My Lords, I am afraid the Government do not agree that this is an urgent issue. It is an issue that we have debated a number of times in this House, and, while we have sympathy with those who may be affected, we emphasise that it is a minority of people. Having looked very carefully at this issue, we believe that the current status is the right one.
My Lords, in the run-up to the Spring Budget, surely the Treasury should be grappling with questions such as the one raised by the noble Lord, Lord Lexden. However, many people across the UK are concerned not about the intricacies of inheritance tax but about rising council tax bills and the potential for Covid-19 economic support to be withdrawn in just seven weeks’ time. Is the Minister able to offer any reassurance to those who are struggling to make ends meet?
My Lords, without previewing the Budget in a few weeks’ time, I can reassure the noble Lord that all measures to support families during this difficult time are kept under review. Those reviews take into account the current circumstances that the country faces.
My Lords, inheritance tax hits people when they are at their most vulnerable—when they are bereaved. It is an unfair tax, paid on taxed money by only around 5% of estates, penalising all those who have done the right thing and saved for their old age. Surely we should be encouraging families to live together. Please can the unjust tax situation be looked at again, with a view to remedying this particular situation about siblings?
My Lords, the Government understand that individuals work hard to build up their assets to pass on to their families. That is why the nil rate for inheritance tax exists and, as my noble friend has noted, exempts the vast majority of estates from paying inheritance tax. I also note that it makes an important contribution to the funding of public services in this country, equivalent to around 1p on income tax.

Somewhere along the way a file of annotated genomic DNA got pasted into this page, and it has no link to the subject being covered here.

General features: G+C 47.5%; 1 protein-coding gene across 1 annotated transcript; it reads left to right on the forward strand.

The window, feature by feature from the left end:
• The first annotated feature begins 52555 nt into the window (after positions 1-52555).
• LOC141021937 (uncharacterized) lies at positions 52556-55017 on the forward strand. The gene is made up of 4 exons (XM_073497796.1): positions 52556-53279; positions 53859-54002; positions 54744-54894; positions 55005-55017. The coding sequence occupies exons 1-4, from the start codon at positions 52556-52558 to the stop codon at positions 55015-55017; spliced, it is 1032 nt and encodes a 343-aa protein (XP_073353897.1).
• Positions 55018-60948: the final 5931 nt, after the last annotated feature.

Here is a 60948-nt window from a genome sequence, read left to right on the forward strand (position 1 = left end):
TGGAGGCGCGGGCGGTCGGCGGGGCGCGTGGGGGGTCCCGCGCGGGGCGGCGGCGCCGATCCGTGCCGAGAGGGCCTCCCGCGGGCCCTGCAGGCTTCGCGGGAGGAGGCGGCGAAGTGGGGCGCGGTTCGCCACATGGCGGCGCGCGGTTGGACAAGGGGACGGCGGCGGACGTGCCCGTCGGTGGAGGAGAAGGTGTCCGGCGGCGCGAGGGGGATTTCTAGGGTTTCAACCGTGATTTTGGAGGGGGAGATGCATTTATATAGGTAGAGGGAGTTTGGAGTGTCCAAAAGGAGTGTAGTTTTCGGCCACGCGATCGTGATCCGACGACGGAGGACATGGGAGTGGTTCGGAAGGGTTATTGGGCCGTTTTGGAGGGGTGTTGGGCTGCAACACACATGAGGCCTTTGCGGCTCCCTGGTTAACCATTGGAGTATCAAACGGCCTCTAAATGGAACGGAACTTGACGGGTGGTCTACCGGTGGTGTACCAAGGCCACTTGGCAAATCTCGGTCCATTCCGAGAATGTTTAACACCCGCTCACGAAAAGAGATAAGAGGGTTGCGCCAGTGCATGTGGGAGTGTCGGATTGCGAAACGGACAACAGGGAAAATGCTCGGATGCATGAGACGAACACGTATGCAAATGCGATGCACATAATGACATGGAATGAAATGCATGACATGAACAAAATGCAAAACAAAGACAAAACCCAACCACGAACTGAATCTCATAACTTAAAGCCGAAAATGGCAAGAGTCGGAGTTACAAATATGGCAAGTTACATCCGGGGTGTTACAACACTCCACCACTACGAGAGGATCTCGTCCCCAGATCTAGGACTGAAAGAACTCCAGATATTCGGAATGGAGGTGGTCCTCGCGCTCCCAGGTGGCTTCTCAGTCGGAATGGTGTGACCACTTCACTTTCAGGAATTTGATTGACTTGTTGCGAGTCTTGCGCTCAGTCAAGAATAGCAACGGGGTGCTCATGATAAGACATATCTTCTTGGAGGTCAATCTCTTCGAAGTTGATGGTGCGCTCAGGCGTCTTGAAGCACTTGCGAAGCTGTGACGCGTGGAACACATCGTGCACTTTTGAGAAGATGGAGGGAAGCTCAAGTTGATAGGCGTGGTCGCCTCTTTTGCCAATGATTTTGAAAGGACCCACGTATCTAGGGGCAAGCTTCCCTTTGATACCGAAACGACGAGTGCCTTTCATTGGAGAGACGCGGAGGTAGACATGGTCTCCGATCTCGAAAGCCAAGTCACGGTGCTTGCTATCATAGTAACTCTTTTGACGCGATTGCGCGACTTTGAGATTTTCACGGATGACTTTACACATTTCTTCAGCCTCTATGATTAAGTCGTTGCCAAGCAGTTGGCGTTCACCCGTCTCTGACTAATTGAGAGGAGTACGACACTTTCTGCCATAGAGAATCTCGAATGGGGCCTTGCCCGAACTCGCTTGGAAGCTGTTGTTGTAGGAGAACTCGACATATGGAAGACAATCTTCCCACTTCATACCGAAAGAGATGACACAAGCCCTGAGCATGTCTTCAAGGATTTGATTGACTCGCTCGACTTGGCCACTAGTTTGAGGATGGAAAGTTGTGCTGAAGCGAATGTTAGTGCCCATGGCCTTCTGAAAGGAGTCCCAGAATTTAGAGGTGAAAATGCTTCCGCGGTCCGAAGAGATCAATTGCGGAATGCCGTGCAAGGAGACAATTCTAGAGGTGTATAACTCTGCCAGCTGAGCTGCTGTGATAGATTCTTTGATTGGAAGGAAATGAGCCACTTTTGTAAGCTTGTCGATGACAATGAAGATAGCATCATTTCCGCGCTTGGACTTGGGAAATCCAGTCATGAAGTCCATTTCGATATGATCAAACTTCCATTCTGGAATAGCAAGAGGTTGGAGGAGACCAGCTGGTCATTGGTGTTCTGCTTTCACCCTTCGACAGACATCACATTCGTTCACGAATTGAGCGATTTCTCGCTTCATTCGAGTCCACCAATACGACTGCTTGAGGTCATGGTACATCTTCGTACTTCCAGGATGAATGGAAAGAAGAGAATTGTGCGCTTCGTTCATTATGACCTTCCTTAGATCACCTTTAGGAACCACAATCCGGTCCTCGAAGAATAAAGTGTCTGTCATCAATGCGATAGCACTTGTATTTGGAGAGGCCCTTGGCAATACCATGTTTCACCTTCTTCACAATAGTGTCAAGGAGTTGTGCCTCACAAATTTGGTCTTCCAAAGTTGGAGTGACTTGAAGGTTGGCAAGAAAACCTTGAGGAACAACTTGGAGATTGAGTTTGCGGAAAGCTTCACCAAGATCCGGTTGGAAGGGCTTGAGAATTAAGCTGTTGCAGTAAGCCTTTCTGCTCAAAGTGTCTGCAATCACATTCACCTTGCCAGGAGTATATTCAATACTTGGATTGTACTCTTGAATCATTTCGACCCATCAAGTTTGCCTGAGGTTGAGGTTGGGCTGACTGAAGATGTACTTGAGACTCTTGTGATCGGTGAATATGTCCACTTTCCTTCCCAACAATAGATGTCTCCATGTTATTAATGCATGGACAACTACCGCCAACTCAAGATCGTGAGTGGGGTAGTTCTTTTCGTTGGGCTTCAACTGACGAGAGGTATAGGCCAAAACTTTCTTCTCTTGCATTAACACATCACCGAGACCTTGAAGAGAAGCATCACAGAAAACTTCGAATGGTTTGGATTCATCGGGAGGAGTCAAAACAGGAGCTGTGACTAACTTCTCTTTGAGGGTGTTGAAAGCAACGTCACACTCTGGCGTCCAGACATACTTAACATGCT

My Lords, the Minister tells us that 95% of estates do not pay any inheritance tax. In that case, could she tell us what estimate Her Majesty’s Treasury has done of the infinitesimally small number of people who would come under this situation? Has it done any research? Does it have any evidence to show what the impact on revenue from inheritance tax would be if it were to make this legal change, so that those of us who want to see that change can bring about Private Members’ Bills to so address this issue if it is unwilling to do so?
My Lords, the Government are of course aware of my noble friend’s previous Private Member’s Bill on this subject. The question is not just one of cost; it is about legal relationships between individuals. Married couples and couples in civil partnerships have a unique legal status and it is difficult to see why cohabiting siblings should benefit where other cohabiting family members, for example, would not.
The unfairness in law that the noble Lord, Lord Lexden, has rightly highlighted goes well beyond the question of inheritance tax. In my experience, cohabiting siblings in mining communities face a whole range of disadvantages in law. Should the Government not be looking at the whole issue of the rights of those who choose to cohabit as, say, brothers and sisters?
My Lords, that is a broader point, but I am afraid I am going to have to disappoint noble Lords: the Government have looked at this issue in the context of inheritance tax, and may have looked at it more widely. In the context of inheritance tax, the unique legal relationship that marriage and civil partnerships entail has been concluded as the right place to draw the line on this issue.
My Lords, I am not entirely sure that that is the Government’s motivation for disagreeing with my noble friend Lord Lexden. The difficulty is around drawing the line between the legal status of marriage and civil partnership and the other status that cohabiting family members may have. It may not necessarily be around the less benign implications of drawing the line in a different place.
My Lords, the time allowed for this Question has now elapsed. I apologise to the noble Lord, Lord Colgrain, that there was not time to take his question.